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The skinny on “skinny” products

The following post was written by 16-year-old About-Face supporter Haley:

I think I can speak for most girls my age when I say that my generation is an impressionable one. Knowing this, companies constantly bombard us with manipulative ads and products that make us feel worse about ourselves than we already do.

Take skinny jeans, for example. Those things have been around for years, and they don’t seem to be going anywhere. My friends don’t wear any other type of jeans, and they’re certainly the only style I own. But I wish that wasn’t the case. Not only do skinny jeans sexualize girls of all ages to an extent that frightens me — I mean, really, some girls can’t even sit down in them, they’re so tight — but wearing pants with a name like that is just plain problematic.

Sure, tell me that the term “skinny” just refers to how snugly they fit, but the truth is that skinny jeans send some not-so-subtle messages to consumers: you must be extremely thin in order to wear them. And when a disturbing sentiment like that catapults into the media, our culture becomes more and more weighed down by false beauty ideals. As if we needed any more of that.

Likewise, Forever 21 has started up a new blog called “The Skinny,” morphing a body type into an attention-grabbing way of encouraging customers to stay “in the know.”

As if their thin models don’t project enough of a destructive image onto consumers, Forever 21 has to go the extra mile and make thinness embody their entire line of clothing. Out of all the names they could have chosen for their blog, they chose the one that would hit the hardest.

I, for one, was shocked when I saw the words “Get The Skinny” emblazoned in neon across the front of Forever 21’s store in Times Square. Forever 21’s advice to “Get The Skinny” obviously has more than one meaning, one that no one should be encouraged to buy into.

And the marketing that cosmetics companies use is just as bad, if not worse. I was in Sephora the other day, and found myself looking at the Philosophy shelf. I’ve always liked Philosophy for their good-smelling lotions and cute packaging.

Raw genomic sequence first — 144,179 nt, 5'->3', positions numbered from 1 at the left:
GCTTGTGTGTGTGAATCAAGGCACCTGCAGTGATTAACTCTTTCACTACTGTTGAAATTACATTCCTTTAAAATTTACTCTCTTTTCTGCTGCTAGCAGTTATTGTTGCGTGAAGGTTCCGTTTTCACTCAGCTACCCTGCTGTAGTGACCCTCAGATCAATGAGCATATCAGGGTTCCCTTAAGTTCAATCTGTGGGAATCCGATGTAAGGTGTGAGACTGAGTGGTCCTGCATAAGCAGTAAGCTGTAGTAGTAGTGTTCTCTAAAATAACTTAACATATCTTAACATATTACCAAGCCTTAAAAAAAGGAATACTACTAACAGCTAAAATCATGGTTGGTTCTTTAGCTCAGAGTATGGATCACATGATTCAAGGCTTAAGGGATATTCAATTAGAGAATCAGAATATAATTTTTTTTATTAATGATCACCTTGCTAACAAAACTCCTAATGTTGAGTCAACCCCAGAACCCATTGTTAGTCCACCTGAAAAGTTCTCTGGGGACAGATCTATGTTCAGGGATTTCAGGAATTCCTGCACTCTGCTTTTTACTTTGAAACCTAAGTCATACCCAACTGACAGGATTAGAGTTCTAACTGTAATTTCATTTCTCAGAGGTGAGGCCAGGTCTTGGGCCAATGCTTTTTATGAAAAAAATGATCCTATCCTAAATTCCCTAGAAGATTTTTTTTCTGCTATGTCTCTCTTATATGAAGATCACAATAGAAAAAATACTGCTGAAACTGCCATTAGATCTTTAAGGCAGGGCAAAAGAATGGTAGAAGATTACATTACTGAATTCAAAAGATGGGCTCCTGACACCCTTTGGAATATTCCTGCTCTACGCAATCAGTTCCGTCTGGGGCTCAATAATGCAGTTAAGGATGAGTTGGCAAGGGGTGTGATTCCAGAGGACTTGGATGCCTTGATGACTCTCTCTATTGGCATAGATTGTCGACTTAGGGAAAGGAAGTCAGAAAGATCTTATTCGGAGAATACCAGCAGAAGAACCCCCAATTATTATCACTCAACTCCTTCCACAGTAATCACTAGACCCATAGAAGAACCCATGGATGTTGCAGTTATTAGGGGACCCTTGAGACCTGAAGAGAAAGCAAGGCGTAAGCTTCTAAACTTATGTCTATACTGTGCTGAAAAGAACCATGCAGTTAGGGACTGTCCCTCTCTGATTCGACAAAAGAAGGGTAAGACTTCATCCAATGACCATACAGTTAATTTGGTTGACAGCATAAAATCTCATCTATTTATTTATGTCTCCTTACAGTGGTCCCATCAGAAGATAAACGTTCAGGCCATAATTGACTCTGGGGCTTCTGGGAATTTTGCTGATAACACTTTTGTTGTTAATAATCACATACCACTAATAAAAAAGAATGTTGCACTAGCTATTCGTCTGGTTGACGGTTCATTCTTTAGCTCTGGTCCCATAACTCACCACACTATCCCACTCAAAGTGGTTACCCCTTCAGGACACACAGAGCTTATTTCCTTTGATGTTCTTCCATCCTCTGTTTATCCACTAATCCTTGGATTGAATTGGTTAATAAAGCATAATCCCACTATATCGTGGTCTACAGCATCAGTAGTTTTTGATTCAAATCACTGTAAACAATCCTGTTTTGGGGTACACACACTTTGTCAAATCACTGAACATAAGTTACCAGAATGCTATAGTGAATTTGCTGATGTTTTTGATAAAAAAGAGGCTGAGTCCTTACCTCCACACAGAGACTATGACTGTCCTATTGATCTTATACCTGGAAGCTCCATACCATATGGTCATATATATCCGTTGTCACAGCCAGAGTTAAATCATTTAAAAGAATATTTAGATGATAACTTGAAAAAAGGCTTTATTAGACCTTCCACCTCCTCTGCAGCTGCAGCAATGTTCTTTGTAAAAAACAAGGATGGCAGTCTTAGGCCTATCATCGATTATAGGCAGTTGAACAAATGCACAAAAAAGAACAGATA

But when I read the description of their new self-tanning firming cream, The Big Skinny, I felt sick. It read, “Skinny is picking your favorite color, finding your best-fitting jeans. Skinny is choice. Expand your personal color palette, and find big fulfillment in your skinny victories.”

Things got no better as soon as I noticed their dessert-scented shower gel set they call “A Diet You Can Live With.”

Has our culture really got this far down the drain that it’s acceptable to promote negative body image as a means of advertising?

Both of these products make very vocal, destructive, and 100-percent-false statements about the power and good feelings supposedly associated with being skinny and eating less. When “skinny” becomes a “choice,” then “skinny” becomes a disorder. And, as if smelling those artificial, pretty little lotions would substitute for the actual food we were craving!

We need to take a step back as a society and look at what ideals we are thrusting onto our young people. I am not about to stand for this.

I’ll say this much, though: there may be rampant problems with fashion and cosmetics companies alike, but Benefit Cosmetics says it best with their slogan, “Laughter is the best cosmetic, so grin and wear it.” Maybe a little less pressure and a little more smiling would do us all some good. We don’t need those skinny jeans, that fashion blog, or that makeup, but we could all use a reminder that our natural smiles are what make us unique and beautiful.


Haley is a high school student whose interests include writing, playing sports, watching funny movies, and eating watermelon.

16 thoughts on “The skinny on “skinny” products

  1. EXCELLENT article, Hayley! You make some really solid points on why media literacy and positive body image are issues that kids need to be raised with, so more kids grow up to be like you and are able to read through all of the crap.

    You are a smart and impressive young woman! I am sharing your post on my business’ facebook page 🙂

  2. This reminds me of this awful bathroom scale that’s really popular: Conair’s Thinner scale. All of them say the word “Thinner” on them. As if we needed a reminder while STANDING ON A SCALE.